U.S. Treasury Keeps Size of Two-, Three-Year Note Auctions
The U.S. Treasury Department said it will maintain the size of its two-year and three-year note auctions and also keep the amount of longer-term bond issuance unchanged from the previous quarter.
The Treasury will auction $27 billion in three-year notes on Aug. 12, $24 billion in 10-year notes on Aug. 13, and $16 billion in 30-year bonds on Aug. 14, the department said in its quarterly refunding statement released today.
Next week’s auctions of notes and bonds will fall to $67 billion, compared with $69 billion last quarter. The sales will raise $9.3 billion in new cash.
“Based on current fiscal forecasts, coupon auction sizes will remain steady going forward,” the department said in a statement today in Washington. “Treasury will continue to monitor projected financing needs and make appropriate adjustments as necessary.”
Treasury, which reduced two-year and three-year auction sizes by $1 billion a month each from May to July, should maintain the issuances at last month’s levels to build “structural cash”, the Treasury Borrowing Advisory Committee said in the documents released today. The TBAC also pointed to an expected funding shortfall beginning in fiscal year 2016.
“What they are essentially doing is trying to make a case for a bigger cash cushion for the Treasury, which would essentially smooth their funding needs over the near to medium term,” said Millan Mulraine, deputy head of U.S. research and strategy at TD Securities USA LLC in New York. “It’s a cautionary approach that they are taking.”
Wall Street bond dealers had expected continued cuts in the issuances of two- and three-year Treasuries as the government’s borrowing needs decline amid improvement in the economy, according to a survey of 22 primary dealers.
The Treasury said it’s reviewing its cash-balance policy after the TBAC recommended increasing its cash cushion. It is conducting the review after events such as Superstorm Sandy and the Sept. 11 terrorist attacks disrupted debt auctions.
The committee, which represents investment funds and banks, discussed the historically low levels of volatility in financial markets and concluded that “monetary policy and regulatory changes have contributed to the decline.”
“Liquidity providers have declined in number and capacity, making the system less able to deal with unexpected volatility,” according to minutes of the panel’s Aug. 5 meeting.
Bank of America Corp.’s Market Risk Index that uses options to forecast fluctuations in equities, currencies and bonds reached minus 1.35 last month, a record low. A negative number means lower-than-normal volatility expectations based on data going back to 2000.
Bank of America Merrill Lynch’s MOVE Index, a measure of traders’ expectation for the pace of swings in bond yields based on volatility in over-the-counter options on Treasuries maturing in two to 30 years, was 56.68 yesterday. That’s down from a high over the past 12 months of 114.19 reached in September 2013.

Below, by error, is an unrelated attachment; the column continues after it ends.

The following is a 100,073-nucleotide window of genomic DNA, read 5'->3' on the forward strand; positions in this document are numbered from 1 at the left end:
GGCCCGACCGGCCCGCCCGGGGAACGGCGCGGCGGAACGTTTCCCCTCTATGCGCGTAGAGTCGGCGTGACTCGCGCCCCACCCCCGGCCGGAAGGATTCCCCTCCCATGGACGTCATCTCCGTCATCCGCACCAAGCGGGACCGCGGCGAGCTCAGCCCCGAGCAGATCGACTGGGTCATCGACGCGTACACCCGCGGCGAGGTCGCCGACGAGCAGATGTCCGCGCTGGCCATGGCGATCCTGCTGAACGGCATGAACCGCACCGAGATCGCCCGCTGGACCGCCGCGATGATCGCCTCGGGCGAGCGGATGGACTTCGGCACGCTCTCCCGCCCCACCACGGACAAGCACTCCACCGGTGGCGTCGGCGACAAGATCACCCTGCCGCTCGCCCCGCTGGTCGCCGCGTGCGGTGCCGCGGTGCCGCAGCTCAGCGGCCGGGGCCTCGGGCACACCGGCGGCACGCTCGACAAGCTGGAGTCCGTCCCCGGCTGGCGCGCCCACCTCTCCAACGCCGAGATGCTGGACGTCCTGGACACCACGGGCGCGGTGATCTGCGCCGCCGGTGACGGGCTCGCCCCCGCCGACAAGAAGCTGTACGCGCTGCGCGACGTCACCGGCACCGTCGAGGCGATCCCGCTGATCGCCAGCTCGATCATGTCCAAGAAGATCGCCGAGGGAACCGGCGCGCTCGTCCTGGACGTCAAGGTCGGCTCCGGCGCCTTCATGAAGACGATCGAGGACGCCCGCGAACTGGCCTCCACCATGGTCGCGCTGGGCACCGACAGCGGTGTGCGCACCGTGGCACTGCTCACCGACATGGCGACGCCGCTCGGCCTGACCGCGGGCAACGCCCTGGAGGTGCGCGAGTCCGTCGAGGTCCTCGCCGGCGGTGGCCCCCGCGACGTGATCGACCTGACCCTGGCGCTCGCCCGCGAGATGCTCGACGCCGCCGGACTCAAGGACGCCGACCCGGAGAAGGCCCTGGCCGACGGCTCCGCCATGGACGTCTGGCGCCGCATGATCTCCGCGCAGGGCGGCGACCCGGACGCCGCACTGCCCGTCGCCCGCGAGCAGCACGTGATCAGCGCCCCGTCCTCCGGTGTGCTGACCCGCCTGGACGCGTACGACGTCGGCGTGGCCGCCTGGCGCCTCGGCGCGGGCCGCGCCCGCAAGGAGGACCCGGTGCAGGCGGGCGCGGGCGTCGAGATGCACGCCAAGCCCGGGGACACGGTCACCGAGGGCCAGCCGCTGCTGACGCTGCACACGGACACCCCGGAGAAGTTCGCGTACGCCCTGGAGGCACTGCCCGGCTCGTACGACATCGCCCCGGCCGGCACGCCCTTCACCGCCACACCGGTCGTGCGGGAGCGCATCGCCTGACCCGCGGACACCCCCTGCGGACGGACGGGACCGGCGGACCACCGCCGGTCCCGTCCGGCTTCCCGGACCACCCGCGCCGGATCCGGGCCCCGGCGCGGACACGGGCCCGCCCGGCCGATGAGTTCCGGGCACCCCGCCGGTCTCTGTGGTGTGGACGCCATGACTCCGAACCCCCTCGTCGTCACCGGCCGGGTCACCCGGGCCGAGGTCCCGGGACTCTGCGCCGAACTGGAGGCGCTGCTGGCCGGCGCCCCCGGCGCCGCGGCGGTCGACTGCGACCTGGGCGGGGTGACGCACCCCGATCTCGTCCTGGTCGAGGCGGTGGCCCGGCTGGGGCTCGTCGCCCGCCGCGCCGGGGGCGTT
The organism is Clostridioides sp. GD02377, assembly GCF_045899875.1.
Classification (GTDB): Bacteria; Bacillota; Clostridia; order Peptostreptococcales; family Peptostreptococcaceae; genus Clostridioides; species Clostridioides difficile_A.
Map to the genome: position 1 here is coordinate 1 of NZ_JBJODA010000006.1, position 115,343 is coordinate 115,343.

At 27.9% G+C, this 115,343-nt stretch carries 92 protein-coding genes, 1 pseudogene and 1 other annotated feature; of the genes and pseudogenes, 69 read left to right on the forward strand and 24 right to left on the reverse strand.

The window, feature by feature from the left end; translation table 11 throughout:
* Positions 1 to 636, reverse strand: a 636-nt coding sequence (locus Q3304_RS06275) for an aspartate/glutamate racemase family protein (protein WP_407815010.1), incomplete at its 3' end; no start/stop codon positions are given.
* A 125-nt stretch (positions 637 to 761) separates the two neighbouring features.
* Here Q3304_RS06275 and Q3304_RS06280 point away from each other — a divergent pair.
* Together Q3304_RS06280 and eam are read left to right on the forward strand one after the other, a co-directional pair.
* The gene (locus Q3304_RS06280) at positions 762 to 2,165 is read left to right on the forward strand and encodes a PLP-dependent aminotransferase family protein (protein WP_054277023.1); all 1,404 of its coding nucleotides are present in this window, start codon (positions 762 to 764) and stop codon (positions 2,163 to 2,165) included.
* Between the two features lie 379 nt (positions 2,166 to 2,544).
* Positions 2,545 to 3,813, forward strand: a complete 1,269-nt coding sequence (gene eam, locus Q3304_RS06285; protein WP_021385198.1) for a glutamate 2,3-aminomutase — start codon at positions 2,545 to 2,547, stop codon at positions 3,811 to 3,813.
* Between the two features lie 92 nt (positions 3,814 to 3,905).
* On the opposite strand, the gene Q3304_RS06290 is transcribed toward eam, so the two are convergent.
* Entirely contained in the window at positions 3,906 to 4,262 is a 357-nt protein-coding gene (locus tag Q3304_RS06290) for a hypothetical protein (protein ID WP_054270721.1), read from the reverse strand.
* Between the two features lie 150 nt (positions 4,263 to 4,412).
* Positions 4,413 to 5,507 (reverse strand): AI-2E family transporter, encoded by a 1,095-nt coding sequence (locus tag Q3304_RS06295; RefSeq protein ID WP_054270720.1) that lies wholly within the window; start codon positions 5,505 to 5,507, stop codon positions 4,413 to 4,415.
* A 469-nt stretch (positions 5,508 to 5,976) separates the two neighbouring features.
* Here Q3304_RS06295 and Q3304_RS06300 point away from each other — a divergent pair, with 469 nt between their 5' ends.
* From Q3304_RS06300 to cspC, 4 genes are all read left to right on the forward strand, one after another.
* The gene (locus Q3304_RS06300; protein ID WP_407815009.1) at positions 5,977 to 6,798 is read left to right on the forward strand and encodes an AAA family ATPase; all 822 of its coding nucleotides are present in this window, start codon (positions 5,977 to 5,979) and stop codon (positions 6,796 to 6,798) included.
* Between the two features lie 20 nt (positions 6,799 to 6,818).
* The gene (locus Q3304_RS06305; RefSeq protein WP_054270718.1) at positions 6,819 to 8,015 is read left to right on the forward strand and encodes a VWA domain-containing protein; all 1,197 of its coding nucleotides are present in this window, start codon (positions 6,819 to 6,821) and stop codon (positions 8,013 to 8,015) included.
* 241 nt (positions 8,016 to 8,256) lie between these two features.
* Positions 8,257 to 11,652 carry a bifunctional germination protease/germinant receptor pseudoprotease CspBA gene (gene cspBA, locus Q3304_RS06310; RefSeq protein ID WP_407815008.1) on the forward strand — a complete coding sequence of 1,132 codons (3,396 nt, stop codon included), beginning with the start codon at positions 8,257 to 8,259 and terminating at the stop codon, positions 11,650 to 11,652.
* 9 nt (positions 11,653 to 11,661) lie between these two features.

Separately, Treasury said today that dealers offered mixed reactions to the idea of selling securities with maturities of more than 30 years.
“There’s some broad concern about how the securities would be, you know, basically, distributed, would they need to warehouse the risk in an era where we know dealers’ balance sheets aren’t as large as they once were,” Assistant Secretary for Financial Markets Matthew Rutherford said today at a press conference.
“There was some concern that, if you went down this path, it may not be the best source of financing for Treasury,” he said.
Treasury will monitor how the Federal Reserve handles its $4.4 trillion balance sheet when beginning to withdraw record stimulus, Rutherford said. Specifically, Treasury will track how redemption of Treasury securities by the Fed would influence Treasury’s cash flow, he said.
“It is something that we have to watch very closely, because the amount of maturing securities each year between 2016 and 2020 is quite large,” Rutherford said.
The Treasury said today it will conduct small-scale buybacks this fiscal quarter to test information-technology systems. It said the buybacks don’t signal any change in policy.
This fiscal quarter runs from August to October.
Treasuries advanced, pushing 10-year yields to the least since May, as concern that tensions between Russia and Western nations over Ukraine are escalating boosted investor demand for haven assets. The benchmark 10-year yield dropped two basis points, or 0.02 percentage point, to 2.46 percent as of 11:43 a.m. in New York, according to Bloomberg Bond Trader data.
Treasury’s borrowing needs this quarter fell to the lowest level for the period since 2007 as a stronger economy boosts tax revenue.
The U.S. economy grew at a 4 percent annualized rate from April through June. That pace matched the average growth rate from July through December of 2013, which was the strongest six months in a decade.
The 2014 budget deficit is projected at 2.8 percent of gross domestic product by the Congressional Budget Office. It is down from 9.8 percent of GDP in 2009, when President Barack Obama took office.
The $365.9 billion budget shortfall from October through June compared with a $509.8 billion gap in the same period a year earlier, according to the Treasury Department.
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